Jan 18, 2022, 11:54 pm

Peninsula Boulevard Ground Water Plume Superfund National Priorities List (NPL) Site

EPA Identifier: NYN000204407
CERCLIS ID: NYN000204407
40.642806, -73.706417

Hewlett, NY

Final Date: 20040722

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Site Summary:
Federal Register Notice:  July 22, 2004 (PDF) (8 pp, 205K, About PDF)

Conditions at Proposal (March 8, 2004): The Peninsula Boulevard Ground Water Plume site is the location of a ground water plume with no identified sources of contamination. The area under which the ground water plume lies is predominantly residential. The plume was discovered when New York State Department of Environmental Conservation (NYSDEC) conducted a Remedial Investigation (RI) of a dry-cleaning business in Hewlett, New York. The investigation results indicated that almost six parts per million (ppm) of tetrachloroethylene (PCE) are present in shallow ground water; however, the highest concentrations and majority of plume area are not located directly beneath the subject dry-cleaning facility. Therefore, NYSDEC concluded that there is not enough evidence to identify the subject facility as a source of contamination. There are numerous other current and former dry-cleaning facilities in Hewlett.

The NYSDEC RI indicated that ground water flows from the main plume area to the northwest, in the direction of the Long Island Water Corporation (LIWC) Plant 5 Well Field. This cluster of 43 active wells (and numerous inactive wells) is located just northwest of the plume delineated by the RI. The active wells are all screened in the Jameco aquifer (i.e., aquifer of concern, as discussed below) at depths of approximately 150 feet, and contribute to the LIWC system through a common suction unit that prevents access to individual wells. LIWC considers the entire well field to be a single component of its blended system, which has 36 components (i.e., ground water wells) and serves a total population of 230,300 people. The Plant 5 Well Field component serves almost 6,400 of those people.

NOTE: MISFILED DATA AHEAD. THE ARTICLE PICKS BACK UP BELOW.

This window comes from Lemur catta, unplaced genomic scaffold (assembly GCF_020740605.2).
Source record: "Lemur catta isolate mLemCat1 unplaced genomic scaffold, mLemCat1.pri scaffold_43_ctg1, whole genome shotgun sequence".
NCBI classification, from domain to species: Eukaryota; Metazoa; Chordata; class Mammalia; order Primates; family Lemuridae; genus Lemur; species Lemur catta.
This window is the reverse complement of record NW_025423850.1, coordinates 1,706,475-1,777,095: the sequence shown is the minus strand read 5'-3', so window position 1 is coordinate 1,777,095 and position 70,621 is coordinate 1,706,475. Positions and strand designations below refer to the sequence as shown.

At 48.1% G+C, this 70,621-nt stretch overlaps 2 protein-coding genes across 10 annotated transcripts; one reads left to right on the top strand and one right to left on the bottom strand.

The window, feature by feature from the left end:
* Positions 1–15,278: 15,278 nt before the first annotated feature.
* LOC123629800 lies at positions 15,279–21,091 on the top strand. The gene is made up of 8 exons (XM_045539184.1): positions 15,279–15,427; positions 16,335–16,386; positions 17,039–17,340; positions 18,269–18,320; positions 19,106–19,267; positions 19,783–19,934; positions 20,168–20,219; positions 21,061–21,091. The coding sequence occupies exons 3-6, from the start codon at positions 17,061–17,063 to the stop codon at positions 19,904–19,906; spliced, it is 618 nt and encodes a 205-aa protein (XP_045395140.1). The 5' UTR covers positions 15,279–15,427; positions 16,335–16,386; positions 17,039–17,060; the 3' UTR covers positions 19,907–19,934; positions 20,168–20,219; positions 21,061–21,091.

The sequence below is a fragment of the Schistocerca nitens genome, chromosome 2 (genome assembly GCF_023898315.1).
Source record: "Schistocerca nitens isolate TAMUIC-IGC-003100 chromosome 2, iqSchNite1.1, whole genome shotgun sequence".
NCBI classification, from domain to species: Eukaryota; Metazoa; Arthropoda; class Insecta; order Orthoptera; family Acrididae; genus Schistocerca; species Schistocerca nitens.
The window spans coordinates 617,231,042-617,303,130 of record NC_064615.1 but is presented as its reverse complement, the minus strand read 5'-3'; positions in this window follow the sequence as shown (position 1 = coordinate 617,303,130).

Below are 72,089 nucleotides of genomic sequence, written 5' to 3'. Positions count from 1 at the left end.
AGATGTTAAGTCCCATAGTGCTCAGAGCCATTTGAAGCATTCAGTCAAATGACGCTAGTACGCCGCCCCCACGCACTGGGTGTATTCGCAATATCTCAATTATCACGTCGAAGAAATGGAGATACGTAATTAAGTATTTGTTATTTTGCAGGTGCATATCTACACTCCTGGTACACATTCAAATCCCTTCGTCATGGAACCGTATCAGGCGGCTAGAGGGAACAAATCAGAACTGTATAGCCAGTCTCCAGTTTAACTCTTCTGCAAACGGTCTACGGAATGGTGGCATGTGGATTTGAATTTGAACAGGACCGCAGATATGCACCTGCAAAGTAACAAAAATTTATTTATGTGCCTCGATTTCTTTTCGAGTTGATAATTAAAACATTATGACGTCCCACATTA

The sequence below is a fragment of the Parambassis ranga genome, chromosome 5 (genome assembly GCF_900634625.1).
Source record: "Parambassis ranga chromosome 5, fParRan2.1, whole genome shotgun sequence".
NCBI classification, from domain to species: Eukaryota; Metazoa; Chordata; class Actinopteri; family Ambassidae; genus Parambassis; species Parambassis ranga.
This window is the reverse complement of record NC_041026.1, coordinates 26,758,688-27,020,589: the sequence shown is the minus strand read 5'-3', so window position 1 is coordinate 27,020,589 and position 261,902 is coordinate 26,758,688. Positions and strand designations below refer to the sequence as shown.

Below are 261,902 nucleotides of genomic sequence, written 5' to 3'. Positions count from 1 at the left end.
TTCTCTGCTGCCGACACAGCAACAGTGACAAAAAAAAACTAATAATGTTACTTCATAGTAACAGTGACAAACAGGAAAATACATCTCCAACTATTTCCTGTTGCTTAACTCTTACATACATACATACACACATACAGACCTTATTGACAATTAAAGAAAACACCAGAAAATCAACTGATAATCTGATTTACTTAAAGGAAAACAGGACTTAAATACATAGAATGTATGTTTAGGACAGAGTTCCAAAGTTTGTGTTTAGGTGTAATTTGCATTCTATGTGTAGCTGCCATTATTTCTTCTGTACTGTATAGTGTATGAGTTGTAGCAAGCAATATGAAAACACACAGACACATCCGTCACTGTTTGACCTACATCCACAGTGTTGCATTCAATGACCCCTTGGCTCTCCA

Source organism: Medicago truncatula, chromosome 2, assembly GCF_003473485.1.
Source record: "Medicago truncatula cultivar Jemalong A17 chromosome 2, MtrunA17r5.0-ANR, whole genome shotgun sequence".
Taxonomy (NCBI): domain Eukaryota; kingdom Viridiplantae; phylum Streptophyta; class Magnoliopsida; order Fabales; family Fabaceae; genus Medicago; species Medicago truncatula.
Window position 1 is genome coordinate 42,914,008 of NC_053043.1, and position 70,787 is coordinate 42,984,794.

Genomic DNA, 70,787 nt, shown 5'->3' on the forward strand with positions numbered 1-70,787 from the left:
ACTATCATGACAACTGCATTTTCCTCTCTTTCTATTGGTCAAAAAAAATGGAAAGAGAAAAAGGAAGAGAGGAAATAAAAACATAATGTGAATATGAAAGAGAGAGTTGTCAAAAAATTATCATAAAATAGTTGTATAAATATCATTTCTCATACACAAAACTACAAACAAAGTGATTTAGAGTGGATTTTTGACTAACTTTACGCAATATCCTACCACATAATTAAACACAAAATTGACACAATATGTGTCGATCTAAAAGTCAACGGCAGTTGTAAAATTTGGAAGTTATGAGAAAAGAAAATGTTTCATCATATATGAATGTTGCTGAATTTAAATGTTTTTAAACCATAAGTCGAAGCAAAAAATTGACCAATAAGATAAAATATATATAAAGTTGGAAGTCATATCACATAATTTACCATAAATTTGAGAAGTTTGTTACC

The people served by the LIWC Plant 5 Well Field are subject to contamination above health-based criteria before treatment, and the contaminants are attributable to the Peninsula Boulevard Ground Water Plume site. Since April 1991, the Plant 5 well water has been treated for PCE contamination by a packed tower aeration system (i.e., air strippers). PCE was detected in every quarterly raw water sample collected at the Plant 5 Well Field from 1999 through 2003, at concentrations ranging from 4.3 ppb to 14.4 ppb. Trichloroethylene (TCE) and cis-1,2-dichloroethylene (cis-1,2-DCE) were also detected in some samples, at individual concentrations ranging from 0.5 µg/L to 3.1 µg/L. The contaminants detected at the LIWC Plant 5 Well Field delineate the leading edge of the contaminated ground water plume.

The Peninsula Boulevard Ground Water Plume site is underlain by the upper glacial (water-table) aquifer, Gardiners Clay, Jameco aquifer, Magothy aquifer, Raritan clay, Lloyd aquifer, and bedrock, in descending order. The aquifer of concern is the Jameco, which consists of the Pleistocene-age Jameco Gravel and is of local importance in the site vicinity. The upper glacial aquifer is no longer used for water supply in the site vicinity. The Gardiners Clay is not a continuous confining layer throughout the two-mile radius of the site, including the Plant 5 Well Field. The upper glacial aquifer directly overlies the Jameco aquifer north of the site, and the two units are both moderately to highly permeable with nearly identical hydraulic conductivities. Based on these considerations, the upper glacial and Jameco aquifers are hydraulically connected in the immediate vicinity of the ground water plume. The Jameco aquifer is also hydraulically connected to the underlying Magothy aquifer, the primary source of public drinking water in Nassau County. The Lloyd aquifer is separated from the Magothy by the intervening Raritan clay, which is thick and laterally extensive. The bedrock surface underlying the Lloyd aquifer forms the base of Long Island's ground-water reservoir.

The results of the NYSDEC investigation also indicated that PCE is present in a stream located in the immediate vicinity of the contaminated ground water plume. The stream flows north from the main plume area and across the grounds of Woodmere Junior High School North, about 100 feet from the building. Access to the stream is restricted by a fence; EPA visually inspected the fence as recently as April 2004.

This information shows that the site is eligible for inclusion on the NPL.